Toast makes planet-saving craft beer using surplus fresh bread. When Toast met ReLondon's Business Transformation team in 2017, they were keen to understand what their environmental impacts were throughout their supply chain and calculate the equivalent carbon emissions savings from replacing barley with surplus bread.
“There were a lot of sustainability initiatives I really wanted to work on, but just didn’t have the time and capacity to do so. We wanted to look at the overall environmental impact of Toast and not just be focussed on the core process of brewing and using bread, so when ReLondon's Business Transformation team approached us, I jumped at the chance.”
Louisa Ziane Brand & Sustainability Director
The founder of Toast, Tristram Stuart, was inspired at the Brussels Beer Project, where a beer had been created using surplus bread from a local bakery, and it was delicious. Tristram already knew that bread was wasted at a colossal scale. For example, Toast’s surplus bread comes from large sandwich producers who supply to the hospitality industry. When the sandwiches are made, the first stage is to remove the heel end of the loaf. These fresh crusts are segregated at the beginning of the production line and the sandwich producers donate and deliver them to be used in the Toast brewing process. “Tristram visited a sandwich factory in 2013 where skip loads of fresh bread were being disposed of on a daily basis – in one day, from one factory, there were approximately 13,000 slices of bread.” In response, he created Toast as an engaging and fun way to do something positive to tackle the global food waste problem. He approached a micro-brewery in Hackney and in September 2015, Toast brewed their first beer. As the business grew, Toast needed to scale up and moved production to North Yorkshire, where the beer is currently brewed at Wold Top Brewery.
Toast has a strong, collaborative, community focus certifying them as a B CorpTM and social enterprise. “We’ve open sourced our recipe so that home brewers can use it to avoid food waste in the home. We also help and support brewers to develop bread beers, and we love hearing about different beers we have inspired.” – Louisa.
Toast’s impact also goes beyond the production of beer from surplus bread. They donate all of their profits to charities that help fight food waste and tackle wider problems in the food system. They’ve also created ‘Equity for Good’, an investment model which requires their investors to reinvest any profits into other social enterprises or businesses with an environmental mission.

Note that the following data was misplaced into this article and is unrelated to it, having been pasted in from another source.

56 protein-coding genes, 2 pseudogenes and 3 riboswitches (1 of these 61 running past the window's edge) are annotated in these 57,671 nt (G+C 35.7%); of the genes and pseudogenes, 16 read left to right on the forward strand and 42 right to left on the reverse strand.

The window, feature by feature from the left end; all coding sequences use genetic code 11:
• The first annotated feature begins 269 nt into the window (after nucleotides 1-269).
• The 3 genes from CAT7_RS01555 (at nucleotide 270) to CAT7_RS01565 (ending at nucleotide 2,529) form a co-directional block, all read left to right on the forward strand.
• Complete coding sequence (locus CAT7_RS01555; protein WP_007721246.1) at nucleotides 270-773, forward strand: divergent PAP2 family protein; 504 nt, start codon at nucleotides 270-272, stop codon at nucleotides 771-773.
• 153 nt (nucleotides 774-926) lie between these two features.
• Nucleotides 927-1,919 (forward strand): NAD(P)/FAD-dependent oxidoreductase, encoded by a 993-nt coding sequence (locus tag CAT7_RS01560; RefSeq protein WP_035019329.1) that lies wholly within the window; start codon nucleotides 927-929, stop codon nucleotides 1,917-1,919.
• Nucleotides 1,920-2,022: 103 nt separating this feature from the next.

When Toast met ReLondon’s Business Transformation team
Working with ReLondon’s Business Transformation team led to Toast:
- Identifying where there were major environmental impacts in their production process through a thorough environmental hotspot analysis across their supply chain
- Acquiring a unique a carbon calculator to assess the environmental impact of replacing barley with surplus bread, which enabled Toast to better understand their carbon footprint and communicate the positive impacts to their customers
- Gaining insights on the carbon footprint of different packaging methods, particularly glass bottles and aluminium cans. Contributing to their decision to add a new can range to their products
- Connecting with relevant investors, potential partners, industry influencers and stakeholders and showcasing their products at the Business Transformation team’s events and beyond, including at the 2018 World Labs Elevating Ideas event
Toast were able to use the knowledge they gained from the hot spot analysis, carbon calculator and packaging report to make informed decisions about their products and business processes. Louisa, “we wanted to improve the outer casing for our bottles: a cardboard tray shrink-wrapped in plastic.” Toast had been planning to move away from plastic as soon as possible. However, when they measured the comparative carbon emissions, they discovered that because cardboard boxes would need to be much thicker to prevent breakages (because glass is fragile), the carbon footprint would be three times higher.
Using that knowledge, combined with analytics of glass v aluminium packaging, Toast added cans packed in lightweight cardboard outer-cases to their range and kept the current outer packaging for glass. Louisa, “there has been a public, knee jerk reaction to ban all plastic. Actually, sometimes plastic is a better material if it is fully reusable or recyclable. The problem is single use packaging materials that are not recycled. We found that information really useful.” Toast ran a crowdfunding campaign for the new can range, raising £39,000, and promptly got brewing and packaging the new range of cans to send out to supporters.
The lowest impact way of supplying and consuming beer is to drink it on draught, so Toast is working on expanding its network of pubs, bars and events. One example is the Waitrose & Partners Unpacked trial in their Oxford store with Unpackaged. Toast’s beers are exclusively supplied to Waitrose in reused steel kegs and served to customers in reusable glass growlers. The original plan was to run an 11 week, but the response has been amazing, “it’s been incredibly successful. We’ve far exceeded our sales forecasts for kegs – within a few days of the launch more and bigger orders were coming in. We thought that adoption would be fairly low, but people have loved it.” – Louisa. As a result, Waitrose & Partners have extended the Oxford trial, added a second store and will be adding further stores in the next few weeks. Toast are looking forward to being part of these new Unpacked shopping experiences and finding better ways to support the concept. Watch this space.
Find out more about Toast at www.toastale.com